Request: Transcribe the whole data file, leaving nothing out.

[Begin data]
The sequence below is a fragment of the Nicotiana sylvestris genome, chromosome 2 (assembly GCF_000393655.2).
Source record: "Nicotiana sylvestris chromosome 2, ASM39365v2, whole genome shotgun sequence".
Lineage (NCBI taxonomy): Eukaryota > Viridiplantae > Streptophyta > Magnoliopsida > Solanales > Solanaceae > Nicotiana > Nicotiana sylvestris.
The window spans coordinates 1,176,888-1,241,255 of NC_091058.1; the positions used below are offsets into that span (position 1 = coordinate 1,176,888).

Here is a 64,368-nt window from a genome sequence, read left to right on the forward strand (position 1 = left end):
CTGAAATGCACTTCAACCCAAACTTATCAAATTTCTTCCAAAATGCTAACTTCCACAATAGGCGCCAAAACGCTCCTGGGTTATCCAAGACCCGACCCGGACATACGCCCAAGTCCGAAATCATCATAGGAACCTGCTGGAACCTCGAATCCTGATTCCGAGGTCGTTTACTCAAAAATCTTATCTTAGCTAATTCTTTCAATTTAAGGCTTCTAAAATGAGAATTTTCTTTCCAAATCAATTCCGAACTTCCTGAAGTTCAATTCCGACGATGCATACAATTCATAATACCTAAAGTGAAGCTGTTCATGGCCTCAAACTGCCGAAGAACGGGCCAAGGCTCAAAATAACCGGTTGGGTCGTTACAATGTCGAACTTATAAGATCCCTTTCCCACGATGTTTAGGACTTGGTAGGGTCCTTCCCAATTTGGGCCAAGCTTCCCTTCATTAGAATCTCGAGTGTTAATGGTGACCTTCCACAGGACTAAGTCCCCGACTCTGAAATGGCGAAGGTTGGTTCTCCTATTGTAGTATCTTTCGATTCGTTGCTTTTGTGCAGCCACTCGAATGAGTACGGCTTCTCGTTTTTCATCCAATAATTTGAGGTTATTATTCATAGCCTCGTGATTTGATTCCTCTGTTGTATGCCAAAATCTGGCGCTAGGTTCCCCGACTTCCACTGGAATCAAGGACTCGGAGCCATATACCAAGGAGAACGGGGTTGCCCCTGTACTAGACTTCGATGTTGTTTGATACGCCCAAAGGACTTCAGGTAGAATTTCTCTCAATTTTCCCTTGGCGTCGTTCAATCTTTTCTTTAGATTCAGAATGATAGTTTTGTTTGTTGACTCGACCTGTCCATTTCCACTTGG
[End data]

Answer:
The sequence below is a fragment of the Nicotiana sylvestris genome, chromosome 2 (assembly GCF_000393655.2).
Source record: "Nicotiana sylvestris chromosome 2, ASM39365v2, whole genome shotgun sequence".
Lineage (NCBI taxonomy): Eukaryota > Viridiplantae > Streptophyta > Magnoliopsida > Solanales > Solanaceae > Nicotiana > Nicotiana sylvestris.
The window spans coordinates 1,176,888-1,241,255 of NC_091058.1; the positions used below are offsets into that span (position 1 = coordinate 1,176,888).

Here is a 64,368-nt window from a genome sequence, read left to right on the forward strand (position 1 = left end):
CTGAAATGCACTTCAACCCAAACTTATCAAATTTCTTCCAAAATGCTAACTTCCACAATAGGCGCCAAAACGCTCCTGGGTTATCCAAGACCCGACCCGGACATACGCCCAAGTCCGAAATCATCATAGGAACCTGCTGGAACCTCGAATCCTGATTCCGAGGTCGTTTACTCAAAAATCTTATCTTAGCTAATTCTTTCAATTTAAGGCTTCTAAAATGAGAATTTTCTTTCCAAATCAATTCCGAACTTCCTGAAGTTCAATTCCGACGATGCATACAATTCATAATACCTAAAGTGAAGCTGTTCATGGCCTCAAACTGCCGAAGAACGGGCCAAGGCTCAAAATAACCGGTTGGGTCGTTACAATGTCGAACTTATAAGATCCCTTTCCCACGATGTTTAGGACTTGGTAGGGTCCTTCCCAATTTGGGCCAAGCTTCCCTTCATTAGAATCTCGAGTGTTAATGGTGACCTTCCACAGGACTAAGTCCCCGACTCTGAAATGGCGAAGGTTGGTTCTCCTATTGTAGTATCTTTCGATTCGTTGCTTTTGTGCAGCCACTCGAATGAGTACGGCTTCTCGTTTTTCATCCAATAATTTGAGGTTATTATTCATAGCCTCGTGATTTGATTCCTCTGTTGTATGCCAAAATCTGGCGCTAGGTTCCCCGACTTCCACTGGAATCAAGGACTCGGAGCCATATACCAAGGAGAACGGGGTTGCCCCTGTACTAGACTTCGATGTTGTTTGATACGCCCAAAGGACTTCAGGTAGAATTTCTCTCAATTTTCCCTTGGCGTCGTTCAATCTTTTCTTTAGATTCAGAATGATAGTTTTGTTTGTTGACTCGACCTGTCCATTTCCACTTGG